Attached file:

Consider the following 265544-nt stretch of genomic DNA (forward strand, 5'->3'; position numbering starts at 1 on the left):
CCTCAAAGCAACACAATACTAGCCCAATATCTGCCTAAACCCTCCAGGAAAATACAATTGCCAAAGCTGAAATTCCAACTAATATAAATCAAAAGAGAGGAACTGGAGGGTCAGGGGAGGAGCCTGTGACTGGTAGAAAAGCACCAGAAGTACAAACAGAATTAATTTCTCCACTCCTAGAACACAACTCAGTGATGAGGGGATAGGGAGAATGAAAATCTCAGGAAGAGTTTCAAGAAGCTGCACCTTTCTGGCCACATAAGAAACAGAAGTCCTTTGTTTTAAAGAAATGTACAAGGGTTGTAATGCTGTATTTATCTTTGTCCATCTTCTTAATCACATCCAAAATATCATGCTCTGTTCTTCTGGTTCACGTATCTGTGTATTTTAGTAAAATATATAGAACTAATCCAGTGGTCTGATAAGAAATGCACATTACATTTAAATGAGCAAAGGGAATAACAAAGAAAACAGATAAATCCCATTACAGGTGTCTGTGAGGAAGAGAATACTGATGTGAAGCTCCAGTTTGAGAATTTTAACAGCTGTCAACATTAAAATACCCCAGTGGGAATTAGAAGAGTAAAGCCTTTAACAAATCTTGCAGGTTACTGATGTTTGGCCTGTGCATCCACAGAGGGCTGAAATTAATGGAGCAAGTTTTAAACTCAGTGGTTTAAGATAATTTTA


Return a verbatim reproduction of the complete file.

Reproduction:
Consider the following 265544-nt stretch of genomic DNA (forward strand, 5'->3'; position numbering starts at 1 on the left):
CCTCAAAGCAACACAATACTAGCCCAATATCTGCCTAAACCCTCCAGGAAAATACAATTGCCAAAGCTGAAATTCCAACTAATATAAATCAAAAGAGAGGAACTGGAGGGTCAGGGGAGGAGCCTGTGACTGGTAGAAAAGCACCAGAAGTACAAACAGAATTAATTTCTCCACTCCTAGAACACAACTCAGTGATGAGGGGATAGGGAGAATGAAAATCTCAGGAAGAGTTTCAAGAAGCTGCACCTTTCTGGCCACATAAGAAACAGAAGTCCTTTGTTTTAAAGAAATGTACAAGGGTTGTAATGCTGTATTTATCTTTGTCCATCTTCTTAATCACATCCAAAATATCATGCTCTGTTCTTCTGGTTCACGTATCTGTGTATTTTAGTAAAATATATAGAACTAATCCAGTGGTCTGATAAGAAATGCACATTACATTTAAATGAGCAAAGGGAATAACAAAGAAAACAGATAAATCCCATTACAGGTGTCTGTGAGGAAGAGAATACTGATGTGAAGCTCCAGTTTGAGAATTTTAACAGCTGTCAACATTAAAATACCCCAGTGGGAATTAGAAGAGTAAAGCCTTTAACAAATCTTGCAGGTTACTGATGTTTGGCCTGTGCATCCACAGAGGGCTGAAATTAATGGAGCAAGTTTTAAACTCAGTGGTTTAAGATAATTTTA